Race to Rio begins with search for wind, Zephyrus IV in front

Annapolis' Bertrand among favorites in 2,500-mile trip

January 09, 2000|By Gilbert A. Lewthwaite | Gilbert A. Lewthwaite,SUN STAFF

CAPE TOWN, South Africa -- With silver spinnaker flying, the green-hulled Zephyrus IV, co-skippered by Annapolis sailor John Bertrand, led the way out of Table Bay yesterday during a colorful but almost windless start to the MTN Cape-to-Rio 2000 yacht race.

In barely five knots of breeze, the 75-foot racer crossed the start line at the gun ahead of the other two "maxi" boats in the 80-yacht race -- Portugal-Brasil 500, skippered by Ludde "The Flying Finn" Ingvall, and Sagamore, entered by New York Knicks owner Jim Dolan.

Gliding gently up and down the sloppy 10-foot swells, Zephyrus steadily moved across the scenic backdrop of Signal Hill, Lion's Head and Table Mountain on a starboard tack toward the open ocean.

"We're long and narrow," said Bertrand, who runs his own racing management business in Annapolis. "It's an easier form to push."

An armada of spectator boats churned the icy blue waters of the Cape to a white froth as they buzzed around the Brazil-bound boats. The early pace was so slow that an ocean canoeist was able to paddle alongside the lead "maxis," even when they hoisted spinnakers.

Leaving behind what Sir Francis Drake called "the fairest cape," the fleet's first challenge is to find the trades that blow counter-clockwise around the windless mid-Atlantic.

More than 2,500 miles away, they must round the Ihla da Trinidade, a rocky outcrop in the Atlantic, before heading southwest for the finish line off Rio de Janeiro's famed Copacabana Beach.

Although the overall winner will be decided on handicap, the three maxis, each 75 feet or longer and costing about $2 million, are expected to compete for line honors in the 3,640 nautical-mile race. All are out to break the 1996 course record of 14 days, 15 hours.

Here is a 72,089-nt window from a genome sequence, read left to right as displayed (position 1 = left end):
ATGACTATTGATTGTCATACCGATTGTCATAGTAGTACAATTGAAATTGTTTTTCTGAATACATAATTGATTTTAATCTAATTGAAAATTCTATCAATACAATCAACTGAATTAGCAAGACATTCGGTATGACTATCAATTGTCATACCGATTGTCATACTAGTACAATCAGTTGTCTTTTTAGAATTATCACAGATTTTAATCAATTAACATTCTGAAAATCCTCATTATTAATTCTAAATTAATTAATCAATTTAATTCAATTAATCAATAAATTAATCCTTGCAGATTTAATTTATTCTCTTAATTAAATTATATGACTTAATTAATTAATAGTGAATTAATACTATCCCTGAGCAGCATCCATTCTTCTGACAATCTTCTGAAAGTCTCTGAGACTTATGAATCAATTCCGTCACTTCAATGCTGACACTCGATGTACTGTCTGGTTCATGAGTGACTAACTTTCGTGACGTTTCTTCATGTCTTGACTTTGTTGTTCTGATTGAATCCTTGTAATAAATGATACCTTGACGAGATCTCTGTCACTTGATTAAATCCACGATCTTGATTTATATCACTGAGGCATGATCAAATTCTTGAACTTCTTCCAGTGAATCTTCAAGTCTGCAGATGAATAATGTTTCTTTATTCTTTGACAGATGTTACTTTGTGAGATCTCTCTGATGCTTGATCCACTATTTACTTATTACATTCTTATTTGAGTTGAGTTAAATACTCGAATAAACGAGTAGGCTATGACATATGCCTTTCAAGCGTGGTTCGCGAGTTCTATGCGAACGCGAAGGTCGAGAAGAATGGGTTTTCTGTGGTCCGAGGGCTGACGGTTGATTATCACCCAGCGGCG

Before leaving the dock aboard Sagamore, Bill Langan, the boat's designer, said: "Zephyrus is very quick with a well-practiced crew on the boat. They will be tough."

Portugal-Brasil 500, a new boat sailing her first major race, was "an unknown quantity," Langan said, but, like Sagamore, was a lightweight turbo-sled, designed for running fast before the trade winds.

But 25 miles into the race, Portugal-Brasil 500's boom inexplicably broke in two during a routine sail change in 17 knots of wind. It had overtaken Zephyrus, but was forced to return to Cape Town for repairs. Skipper Ludde Ingvall said last night that he planned to restart the race today.

Langan designed Sagamore, the biggest boat in the race, for sailing around the buoys, which involves upwind as well as downwind capability. For the Cape-to-Rio race, the boat has been lightened by four tons, is equipped with a new lightweight asymmetrical spinnaker, and yesterday sailed with 16 crew members -- two fewer than normal -- to save weight.

"There's no lock-up on this race," said Zephyrus businessman-owner and co-skipper Robert O'Neil. "It's a race of very strong competitors."

Somewhere in the middle of the pack is South Africa retailer Ted Kuttel in what the official race program describes as one of the prettiest boats in the race. It is a classically lined Swede 55 that he bought in Maryland -- in St. Michaels in 1992 after holing his previous boat on a rock in the Mauritius.

"I was very upset at losing that boat, so I looked around the world to find the same boat," he said before yesterday's start.

His search led him to Maryland, where a Navy officer, John Cane, had put his Swede 55, which sailed under the name Counterpoint, on the market. From the Chesapeake Bay, Kuttel steered his new boat back here via Recife.

He entered the 1996 Cape-to-Rio race, but made more of a mark on the return voyage to Cape Town, arriving home in the fastest time -- 18 days.

His strategy for this race -- follow the maxis, which have the world's best navigators and equipment.

"Obviously, we'll keep an eye on them," he said, referring to the daily position reports he and the other skippers will receive. "It's a nice thing to know you can see what they're doing. Between the three of them, it's going to be interesting to watch."

Trailing the fleet out of Table Bay yesterday was the aptly named Drifter, which, despite being a light displacement catamaran with a surf-riding turn of speed, was finding slow-going at the start.

"We're doing 1.5 knots," skipper Barry Taylor shouted to passing friends. "It's exciting sailing because for the past half-hour we've been doing one knot."

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